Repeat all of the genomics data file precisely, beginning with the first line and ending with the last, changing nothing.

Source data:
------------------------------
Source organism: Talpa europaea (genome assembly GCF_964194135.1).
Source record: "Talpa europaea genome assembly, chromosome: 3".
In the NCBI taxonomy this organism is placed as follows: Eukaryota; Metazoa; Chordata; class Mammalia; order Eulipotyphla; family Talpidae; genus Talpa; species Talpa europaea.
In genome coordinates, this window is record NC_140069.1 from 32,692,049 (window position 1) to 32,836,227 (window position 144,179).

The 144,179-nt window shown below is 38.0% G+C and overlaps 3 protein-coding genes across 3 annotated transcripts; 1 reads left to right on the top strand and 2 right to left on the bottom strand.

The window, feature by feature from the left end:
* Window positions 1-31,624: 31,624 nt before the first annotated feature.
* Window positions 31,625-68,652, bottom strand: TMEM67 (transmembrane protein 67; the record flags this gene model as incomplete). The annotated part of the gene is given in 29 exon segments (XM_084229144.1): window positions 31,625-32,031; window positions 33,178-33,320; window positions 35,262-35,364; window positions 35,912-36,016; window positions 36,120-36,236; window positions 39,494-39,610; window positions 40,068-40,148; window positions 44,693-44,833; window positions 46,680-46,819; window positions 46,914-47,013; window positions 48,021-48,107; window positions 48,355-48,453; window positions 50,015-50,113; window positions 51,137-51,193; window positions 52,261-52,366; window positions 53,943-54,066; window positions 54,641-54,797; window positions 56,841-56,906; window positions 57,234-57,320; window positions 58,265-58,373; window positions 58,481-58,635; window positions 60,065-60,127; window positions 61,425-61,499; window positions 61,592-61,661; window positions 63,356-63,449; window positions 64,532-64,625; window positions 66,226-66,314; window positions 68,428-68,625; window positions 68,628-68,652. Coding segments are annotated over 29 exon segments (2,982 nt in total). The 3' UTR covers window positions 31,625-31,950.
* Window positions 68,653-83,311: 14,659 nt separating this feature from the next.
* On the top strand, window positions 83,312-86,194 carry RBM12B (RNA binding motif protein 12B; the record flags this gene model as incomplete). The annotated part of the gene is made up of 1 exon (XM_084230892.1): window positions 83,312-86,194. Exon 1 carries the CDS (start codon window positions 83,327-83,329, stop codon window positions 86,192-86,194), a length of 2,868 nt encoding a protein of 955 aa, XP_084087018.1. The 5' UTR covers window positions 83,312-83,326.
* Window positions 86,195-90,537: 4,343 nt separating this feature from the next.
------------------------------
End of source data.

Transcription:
Source organism: Talpa europaea (genome assembly GCF_964194135.1).
Source record: "Talpa europaea genome assembly, chromosome: 3".
In the NCBI taxonomy this organism is placed as follows: Eukaryota; Metazoa; Chordata; class Mammalia; order Eulipotyphla; family Talpidae; genus Talpa; species Talpa europaea.
In genome coordinates, this window is record NC_140069.1 from 32,692,049 (window position 1) to 32,836,227 (window position 144,179).

The 144,179-nt window shown below is 38.0% G+C and overlaps 3 protein-coding genes across 3 annotated transcripts; 1 reads left to right on the top strand and 2 right to left on the bottom strand.

The window, feature by feature from the left end:
* Window positions 1-31,624: 31,624 nt before the first annotated feature.
* Window positions 31,625-68,652, bottom strand: TMEM67 (transmembrane protein 67; the record flags this gene model as incomplete). The annotated part of the gene is given in 29 exon segments (XM_084229144.1): window positions 31,625-32,031; window positions 33,178-33,320; window positions 35,262-35,364; window positions 35,912-36,016; window positions 36,120-36,236; window positions 39,494-39,610; window positions 40,068-40,148; window positions 44,693-44,833; window positions 46,680-46,819; window positions 46,914-47,013; window positions 48,021-48,107; window positions 48,355-48,453; window positions 50,015-50,113; window positions 51,137-51,193; window positions 52,261-52,366; window positions 53,943-54,066; window positions 54,641-54,797; window positions 56,841-56,906; window positions 57,234-57,320; window positions 58,265-58,373; window positions 58,481-58,635; window positions 60,065-60,127; window positions 61,425-61,499; window positions 61,592-61,661; window positions 63,356-63,449; window positions 64,532-64,625; window positions 66,226-66,314; window positions 68,428-68,625; window positions 68,628-68,652. Coding segments are annotated over 29 exon segments (2,982 nt in total). The 3' UTR covers window positions 31,625-31,950.
* Window positions 68,653-83,311: 14,659 nt separating this feature from the next.
* On the top strand, window positions 83,312-86,194 carry RBM12B (RNA binding motif protein 12B; the record flags this gene model as incomplete). The annotated part of the gene is made up of 1 exon (XM_084230892.1): window positions 83,312-86,194. Exon 1 carries the CDS (start codon window positions 83,327-83,329, stop codon window positions 86,192-86,194), a length of 2,868 nt encoding a protein of 955 aa, XP_084087018.1. The 5' UTR covers window positions 83,312-83,326.
* Window positions 86,195-90,537: 4,343 nt separating this feature from the next.